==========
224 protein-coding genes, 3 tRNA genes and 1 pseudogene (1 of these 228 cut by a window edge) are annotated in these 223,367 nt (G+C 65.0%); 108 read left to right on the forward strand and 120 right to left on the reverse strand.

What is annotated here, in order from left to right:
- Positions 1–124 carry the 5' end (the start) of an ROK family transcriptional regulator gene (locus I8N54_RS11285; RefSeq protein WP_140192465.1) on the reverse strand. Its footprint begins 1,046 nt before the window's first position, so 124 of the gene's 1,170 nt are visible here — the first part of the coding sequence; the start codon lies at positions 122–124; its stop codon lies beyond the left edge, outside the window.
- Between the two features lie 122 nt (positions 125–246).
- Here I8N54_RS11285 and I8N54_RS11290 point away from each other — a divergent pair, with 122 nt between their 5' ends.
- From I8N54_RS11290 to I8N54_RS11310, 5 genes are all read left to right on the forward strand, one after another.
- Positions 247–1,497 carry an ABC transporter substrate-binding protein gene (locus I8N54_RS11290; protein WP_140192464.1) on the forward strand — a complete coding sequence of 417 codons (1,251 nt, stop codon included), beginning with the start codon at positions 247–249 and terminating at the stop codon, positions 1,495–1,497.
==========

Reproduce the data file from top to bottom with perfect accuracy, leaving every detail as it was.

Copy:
224 protein-coding genes, 3 tRNA genes and 1 pseudogene (1 of these 228 cut by a window edge) are annotated in these 223,367 nt (G+C 65.0%); 108 read left to right on the forward strand and 120 right to left on the reverse strand.

What is annotated here, in order from left to right:
- Positions 1–124 carry the 5' end (the start) of an ROK family transcriptional regulator gene (locus I8N54_RS11285; RefSeq protein WP_140192465.1) on the reverse strand. Its footprint begins 1,046 nt before the window's first position, so 124 of the gene's 1,170 nt are visible here — the first part of the coding sequence; the start codon lies at positions 122–124; its stop codon lies beyond the left edge, outside the window.
- Between the two features lie 122 nt (positions 125–246).
- Here I8N54_RS11285 and I8N54_RS11290 point away from each other — a divergent pair, with 122 nt between their 5' ends.
- From I8N54_RS11290 to I8N54_RS11310, 5 genes are all read left to right on the forward strand, one after another.
- Positions 247–1,497 carry an ABC transporter substrate-binding protein gene (locus I8N54_RS11290; protein WP_140192464.1) on the forward strand — a complete coding sequence of 417 codons (1,251 nt, stop codon included), beginning with the start codon at positions 247–249 and terminating at the stop codon, positions 1,495–1,497.